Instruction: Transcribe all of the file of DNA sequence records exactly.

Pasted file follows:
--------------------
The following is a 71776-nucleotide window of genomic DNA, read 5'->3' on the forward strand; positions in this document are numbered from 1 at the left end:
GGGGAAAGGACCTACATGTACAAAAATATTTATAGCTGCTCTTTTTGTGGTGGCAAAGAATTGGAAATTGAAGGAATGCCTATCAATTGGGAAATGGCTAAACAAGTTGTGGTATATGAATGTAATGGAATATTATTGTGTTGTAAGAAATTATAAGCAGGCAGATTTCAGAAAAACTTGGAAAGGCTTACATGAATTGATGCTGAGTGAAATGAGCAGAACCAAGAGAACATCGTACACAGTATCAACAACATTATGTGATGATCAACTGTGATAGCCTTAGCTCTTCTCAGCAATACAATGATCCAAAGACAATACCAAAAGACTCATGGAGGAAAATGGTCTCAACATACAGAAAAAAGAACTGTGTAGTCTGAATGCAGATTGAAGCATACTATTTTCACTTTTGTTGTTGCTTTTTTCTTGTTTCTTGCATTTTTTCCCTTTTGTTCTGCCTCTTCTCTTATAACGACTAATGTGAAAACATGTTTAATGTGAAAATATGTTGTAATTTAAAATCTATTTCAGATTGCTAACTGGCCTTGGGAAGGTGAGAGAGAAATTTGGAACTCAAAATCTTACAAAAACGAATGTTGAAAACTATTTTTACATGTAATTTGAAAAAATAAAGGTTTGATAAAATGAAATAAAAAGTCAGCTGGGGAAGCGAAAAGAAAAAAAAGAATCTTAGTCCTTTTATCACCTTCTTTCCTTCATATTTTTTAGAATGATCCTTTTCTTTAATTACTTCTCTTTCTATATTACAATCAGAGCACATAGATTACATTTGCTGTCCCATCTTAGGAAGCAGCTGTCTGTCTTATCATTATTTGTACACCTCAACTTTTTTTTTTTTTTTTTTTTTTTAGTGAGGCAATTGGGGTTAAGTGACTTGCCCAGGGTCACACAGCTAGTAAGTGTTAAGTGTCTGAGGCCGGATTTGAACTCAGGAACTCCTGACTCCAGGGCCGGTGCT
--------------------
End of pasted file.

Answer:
The following is a 71776-nucleotide window of genomic DNA, read 5'->3' on the forward strand; positions in this document are numbered from 1 at the left end:
GGGGAAAGGACCTACATGTACAAAAATATTTATAGCTGCTCTTTTTGTGGTGGCAAAGAATTGGAAATTGAAGGAATGCCTATCAATTGGGAAATGGCTAAACAAGTTGTGGTATATGAATGTAATGGAATATTATTGTGTTGTAAGAAATTATAAGCAGGCAGATTTCAGAAAAACTTGGAAAGGCTTACATGAATTGATGCTGAGTGAAATGAGCAGAACCAAGAGAACATCGTACACAGTATCAACAACATTATGTGATGATCAACTGTGATAGCCTTAGCTCTTCTCAGCAATACAATGATCCAAAGACAATACCAAAAGACTCATGGAGGAAAATGGTCTCAACATACAGAAAAAAGAACTGTGTAGTCTGAATGCAGATTGAAGCATACTATTTTCACTTTTGTTGTTGCTTTTTTCTTGTTTCTTGCATTTTTTCCCTTTTGTTCTGCCTCTTCTCTTATAACGACTAATGTGAAAACATGTTTAATGTGAAAATATGTTGTAATTTAAAATCTATTTCAGATTGCTAACTGGCCTTGGGAAGGTGAGAGAGAAATTTGGAACTCAAAATCTTACAAAAACGAATGTTGAAAACTATTTTTACATGTAATTTGAAAAAATAAAGGTTTGATAAAATGAAATAAAAAGTCAGCTGGGGAAGCGAAAAGAAAAAAAAGAATCTTAGTCCTTTTATCACCTTCTTTCCTTCATATTTTTTAGAATGATCCTTTTCTTTAATTACTTCTCTTTCTATATTACAATCAGAGCACATAGATTACATTTGCTGTCCCATCTTAGGAAGCAGCTGTCTGTCTTATCATTATTTGTACACCTCAACTTTTTTTTTTTTTTTTTTTTTTTAGTGAGGCAATTGGGGTTAAGTGACTTGCCCAGGGTCACACAGCTAGTAAGTGTTAAGTGTCTGAGGCCGGATTTGAACTCAGGAACTCCTGACTCCAGGGCCGGTGCT